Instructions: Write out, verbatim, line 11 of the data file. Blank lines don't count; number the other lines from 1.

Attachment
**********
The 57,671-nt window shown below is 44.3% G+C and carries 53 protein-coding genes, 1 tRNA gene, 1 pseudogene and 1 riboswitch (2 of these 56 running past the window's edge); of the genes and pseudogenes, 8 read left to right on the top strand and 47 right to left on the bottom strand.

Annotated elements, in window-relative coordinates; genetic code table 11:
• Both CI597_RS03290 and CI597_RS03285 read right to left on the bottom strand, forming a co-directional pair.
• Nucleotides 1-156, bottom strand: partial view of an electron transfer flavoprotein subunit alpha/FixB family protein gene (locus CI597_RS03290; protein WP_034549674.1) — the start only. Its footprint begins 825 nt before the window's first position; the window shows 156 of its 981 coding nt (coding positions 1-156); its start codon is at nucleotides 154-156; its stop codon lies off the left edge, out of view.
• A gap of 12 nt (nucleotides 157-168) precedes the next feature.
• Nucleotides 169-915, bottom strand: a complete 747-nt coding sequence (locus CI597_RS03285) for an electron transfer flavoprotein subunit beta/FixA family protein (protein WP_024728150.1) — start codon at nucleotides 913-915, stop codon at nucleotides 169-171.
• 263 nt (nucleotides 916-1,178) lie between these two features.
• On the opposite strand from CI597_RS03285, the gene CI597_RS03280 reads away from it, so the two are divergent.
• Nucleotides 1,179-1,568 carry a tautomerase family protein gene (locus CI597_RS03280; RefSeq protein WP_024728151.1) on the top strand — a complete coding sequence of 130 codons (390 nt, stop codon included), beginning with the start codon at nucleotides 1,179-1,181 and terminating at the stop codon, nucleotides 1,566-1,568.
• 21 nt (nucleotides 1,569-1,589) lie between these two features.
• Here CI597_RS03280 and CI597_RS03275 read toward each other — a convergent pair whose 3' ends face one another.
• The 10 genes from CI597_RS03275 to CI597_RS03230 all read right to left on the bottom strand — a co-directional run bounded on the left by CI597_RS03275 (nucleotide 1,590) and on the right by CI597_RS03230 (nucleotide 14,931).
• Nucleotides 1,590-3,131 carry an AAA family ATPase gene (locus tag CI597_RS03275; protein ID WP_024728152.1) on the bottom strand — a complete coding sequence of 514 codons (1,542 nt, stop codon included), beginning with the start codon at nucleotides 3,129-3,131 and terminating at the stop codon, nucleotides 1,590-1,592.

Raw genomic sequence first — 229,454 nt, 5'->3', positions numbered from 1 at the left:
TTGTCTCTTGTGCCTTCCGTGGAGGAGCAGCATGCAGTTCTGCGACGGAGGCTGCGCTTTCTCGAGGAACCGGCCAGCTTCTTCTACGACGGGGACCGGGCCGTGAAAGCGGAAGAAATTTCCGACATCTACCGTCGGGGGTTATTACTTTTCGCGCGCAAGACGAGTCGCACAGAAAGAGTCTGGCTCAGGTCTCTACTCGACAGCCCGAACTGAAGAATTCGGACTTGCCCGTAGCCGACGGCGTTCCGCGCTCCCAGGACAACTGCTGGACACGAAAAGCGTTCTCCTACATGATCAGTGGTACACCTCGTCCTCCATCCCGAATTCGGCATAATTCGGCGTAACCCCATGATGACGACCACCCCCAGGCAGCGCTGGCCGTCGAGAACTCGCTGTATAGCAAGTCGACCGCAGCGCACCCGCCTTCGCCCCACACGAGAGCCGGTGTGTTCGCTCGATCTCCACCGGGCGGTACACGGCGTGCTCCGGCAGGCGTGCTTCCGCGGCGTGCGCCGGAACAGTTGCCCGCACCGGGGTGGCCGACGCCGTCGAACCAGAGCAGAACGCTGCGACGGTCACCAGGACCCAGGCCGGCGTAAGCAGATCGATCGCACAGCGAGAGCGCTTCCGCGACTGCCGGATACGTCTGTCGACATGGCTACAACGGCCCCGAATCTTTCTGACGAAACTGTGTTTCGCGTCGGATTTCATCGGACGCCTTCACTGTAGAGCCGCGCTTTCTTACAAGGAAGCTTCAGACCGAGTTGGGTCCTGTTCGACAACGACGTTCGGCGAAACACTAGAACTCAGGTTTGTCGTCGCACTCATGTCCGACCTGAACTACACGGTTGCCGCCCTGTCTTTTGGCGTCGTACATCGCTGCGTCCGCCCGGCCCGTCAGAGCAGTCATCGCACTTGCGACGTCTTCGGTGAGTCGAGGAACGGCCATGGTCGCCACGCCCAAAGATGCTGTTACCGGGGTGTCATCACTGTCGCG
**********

• Here CI597_RS03280 and CI597_RS03275 read toward each other — a convergent pair whose 3' ends face one another.